I. Types of pelagic oceanic food chains
A. Gyre-center, nutrient-poor
1. I'll use the food-chain framework of this section to introduce the
different types of plankton.
2. At the base are the photosynthetic autotrophs
(phytoplankton=single-celled); nannoplankton (20 - 200 microns).These are the most important
marine plants and these PHYTOPLANKTON produce 99% of the food for marine
(Often nannoplankton) = algae, one or
more flagella, no hard exoskeleton so don't sink so fast
some bioluminescent, tropics, temperate summers, centers of gyres in mid-latitudes. Can
also ingest organic matter as a food source which gives them a competitive advantage in these nutrient-poor environments.
1) Cause of red tides and paralytic
shellfish poisoning. During a red tide up to 2 million of them can be
found in a quart of seawater.
a) Produce water-soluble toxins, some of which kill shellfish and some
of which are just passed on to, and affect the human consumers in the form of PSP.
b) Are known to have caused 300 deaths world-wide.
c) Symptons akin to drunkeness
b. In temperate regions the nature of the phytoplankton population changes
with the season varying between diatoms during periods of high nutrients
and mixing intensities and dinoflagellates later during low-nutrient, low-mixing times.
c. Coccolithophores (relatives of diatoms)
= nannoplankton with calcite plates, warmer, nutrient-deficient tropical & temperate
waters where their extremely small size makes them very efficient producers and slow sinkers. (<.06mm
(.002in) in diam.) Their hard parts are the sediments that form chalk, such as makes up the
White Cliffs of Dover.
3. Next up the food chain are the microzooplankton which are unicellular, amoeba-like zooplankton (KINGDOM PROTISTA, eukaryotes). In the Linnean Classification
these are not in the Animal Kingdom, but since they are not primary producers, we will call them animals.
a. These protozoans (Phylum Protozoa) can also
be benthic & favor warmer, organic-rich water.
The commonest forms have calcareous (foraminifera) or siliceous (radiolarians,) exoskeletons from which they can extrude protoplasm to trap food (i.e., nannoplankton)
in the surrounding water.
4. Next macrozooplankton, which are dominated by the copepods
a. single most important zooplankton- bulk of animal mass in oceans,
b. tiny shrimp-like creatures (.5-5mm), limited vert. migr,
graze on phytoplankton
c. Largely responsible for deep
scattering layer (accumulations of organisms in a thin band extending horizontally along a density boundary or at
a preferred light intensity or food resource level, which are capable of partially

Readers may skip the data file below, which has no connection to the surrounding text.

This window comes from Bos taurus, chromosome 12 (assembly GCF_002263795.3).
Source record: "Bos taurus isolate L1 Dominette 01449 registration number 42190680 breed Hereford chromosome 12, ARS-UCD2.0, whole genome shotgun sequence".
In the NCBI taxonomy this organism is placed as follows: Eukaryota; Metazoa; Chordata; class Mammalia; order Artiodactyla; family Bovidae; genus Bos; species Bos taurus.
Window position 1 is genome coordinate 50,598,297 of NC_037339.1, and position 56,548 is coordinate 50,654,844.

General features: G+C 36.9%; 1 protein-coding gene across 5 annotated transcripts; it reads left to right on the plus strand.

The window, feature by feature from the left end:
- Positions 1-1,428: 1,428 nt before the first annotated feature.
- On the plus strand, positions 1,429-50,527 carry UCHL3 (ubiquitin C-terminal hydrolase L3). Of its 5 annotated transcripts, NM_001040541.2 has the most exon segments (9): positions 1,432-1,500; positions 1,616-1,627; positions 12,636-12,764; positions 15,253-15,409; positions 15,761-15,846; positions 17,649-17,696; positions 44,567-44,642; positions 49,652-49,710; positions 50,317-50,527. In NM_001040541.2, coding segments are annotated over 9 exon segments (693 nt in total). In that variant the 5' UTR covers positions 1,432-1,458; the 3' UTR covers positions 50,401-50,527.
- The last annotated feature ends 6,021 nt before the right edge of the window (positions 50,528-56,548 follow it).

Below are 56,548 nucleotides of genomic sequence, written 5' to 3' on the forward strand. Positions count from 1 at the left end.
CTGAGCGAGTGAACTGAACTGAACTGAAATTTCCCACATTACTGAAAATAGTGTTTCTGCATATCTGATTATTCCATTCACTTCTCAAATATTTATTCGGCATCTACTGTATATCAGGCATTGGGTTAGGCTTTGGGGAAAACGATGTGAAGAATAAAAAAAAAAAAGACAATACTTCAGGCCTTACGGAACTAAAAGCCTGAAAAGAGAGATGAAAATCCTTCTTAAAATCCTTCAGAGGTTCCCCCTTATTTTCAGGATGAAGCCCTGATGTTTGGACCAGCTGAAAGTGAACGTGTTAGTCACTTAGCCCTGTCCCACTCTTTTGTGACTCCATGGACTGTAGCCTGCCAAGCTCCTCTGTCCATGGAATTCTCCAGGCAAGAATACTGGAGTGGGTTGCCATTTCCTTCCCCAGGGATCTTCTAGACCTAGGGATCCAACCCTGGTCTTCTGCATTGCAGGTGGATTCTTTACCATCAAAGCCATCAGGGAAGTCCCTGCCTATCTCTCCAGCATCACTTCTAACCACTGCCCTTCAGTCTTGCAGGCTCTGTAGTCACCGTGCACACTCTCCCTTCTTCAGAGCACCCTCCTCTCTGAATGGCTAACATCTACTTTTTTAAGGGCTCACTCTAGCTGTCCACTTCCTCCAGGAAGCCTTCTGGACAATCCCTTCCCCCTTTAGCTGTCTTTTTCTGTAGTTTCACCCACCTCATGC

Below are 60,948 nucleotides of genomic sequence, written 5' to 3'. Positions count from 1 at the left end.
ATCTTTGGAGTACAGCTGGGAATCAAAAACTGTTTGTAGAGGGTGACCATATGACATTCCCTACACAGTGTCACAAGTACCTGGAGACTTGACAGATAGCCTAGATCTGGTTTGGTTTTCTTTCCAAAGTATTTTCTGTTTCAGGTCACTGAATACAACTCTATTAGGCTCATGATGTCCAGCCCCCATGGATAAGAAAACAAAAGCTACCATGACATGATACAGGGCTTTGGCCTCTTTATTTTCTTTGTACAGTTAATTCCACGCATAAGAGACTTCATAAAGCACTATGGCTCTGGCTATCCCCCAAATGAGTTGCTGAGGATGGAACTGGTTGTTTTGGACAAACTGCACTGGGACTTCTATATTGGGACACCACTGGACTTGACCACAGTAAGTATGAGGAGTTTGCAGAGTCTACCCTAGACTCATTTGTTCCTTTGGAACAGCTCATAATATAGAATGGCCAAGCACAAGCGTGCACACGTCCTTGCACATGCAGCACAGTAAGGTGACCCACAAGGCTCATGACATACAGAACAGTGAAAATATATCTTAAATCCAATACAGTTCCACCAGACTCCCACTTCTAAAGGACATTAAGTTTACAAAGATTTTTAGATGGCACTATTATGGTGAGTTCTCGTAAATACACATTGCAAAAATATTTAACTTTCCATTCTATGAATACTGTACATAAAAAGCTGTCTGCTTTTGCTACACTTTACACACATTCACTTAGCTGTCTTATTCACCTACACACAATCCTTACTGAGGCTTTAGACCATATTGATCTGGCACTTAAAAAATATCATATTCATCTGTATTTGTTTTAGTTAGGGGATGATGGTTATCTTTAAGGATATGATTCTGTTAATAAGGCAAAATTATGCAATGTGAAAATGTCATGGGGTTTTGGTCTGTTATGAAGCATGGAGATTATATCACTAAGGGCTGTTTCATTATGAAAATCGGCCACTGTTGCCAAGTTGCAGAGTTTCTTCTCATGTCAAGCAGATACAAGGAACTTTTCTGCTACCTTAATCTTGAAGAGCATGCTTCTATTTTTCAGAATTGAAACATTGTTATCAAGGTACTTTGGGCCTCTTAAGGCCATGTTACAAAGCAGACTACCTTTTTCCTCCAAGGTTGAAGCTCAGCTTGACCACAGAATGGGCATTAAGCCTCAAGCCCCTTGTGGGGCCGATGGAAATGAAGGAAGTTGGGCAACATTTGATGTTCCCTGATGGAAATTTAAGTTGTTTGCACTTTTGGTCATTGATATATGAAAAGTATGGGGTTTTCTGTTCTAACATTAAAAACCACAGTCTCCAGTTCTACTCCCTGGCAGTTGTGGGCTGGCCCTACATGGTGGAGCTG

reflecting sound waves from depth sounders).
d. Members of: Phylum Arthropoda-jointed legs & external skeletons. Largest group of animals on Earth (includes the insects).
1) Class Crustacea - majority of all
5. Next megazooplankton
a. Euphasids or Krill (3-5 cm,
1) Also herbivorous
2) Dominant zooplankton at high latitudes and may be main food for baleen whales.
b. Chaetognath (arrow worms)-voracious
1) In some cases a specific species is found only in a certain water mass,
to the extent that they can used to identify the origin of the water in which found.
c. Various forms of what we normally group as jellyfish.
1) (Phylum Coelenterata or Cnidaria)
Organisms with a gut and tentacles at one end, meat-eaters
(predatory, although also feed on organic detritus),stinging cells in tentacles, some colonial forms = Portugues
Man-of-War (tentacles can be > 100 ft long).
2) Ctenophores (Phylum Ctenophora) -
"comb jellies", small (<few cms) and transparent, bioluminescent, plankton/nekton (i.e., entirely
pelagic), also meat-eating but have adhesive cells on their tentacles instead of stinging cells.
3) About 97% water so they cannot support their own body weight and have
no muscles or bones. Nor do they have a brain, heart or eyes.
a) Instead they have a network of nerve cells that help them move and
react to food and danger. They have simple sensors that tell them if they aremoving up or down (i.e.,
toward or away from the light).
4) Supremely successful group in all the oceans.
5) The Sea Wasp in Australia has a deadly sting that can kill a person
6) In some reginos of the oceans that are being
overfished by commercial fishermen, jellyfish have moved in and replaced the overexploited bony
7) Sea turtles, some fish and some sea birds will eat them.
= fish and other organisms that eat plankton
a. Stomias and lantern fish in the deep ocean
make-up most of these
= fish and other organisms that eat fish
a. Many mammals, squid, game fish and popular table fish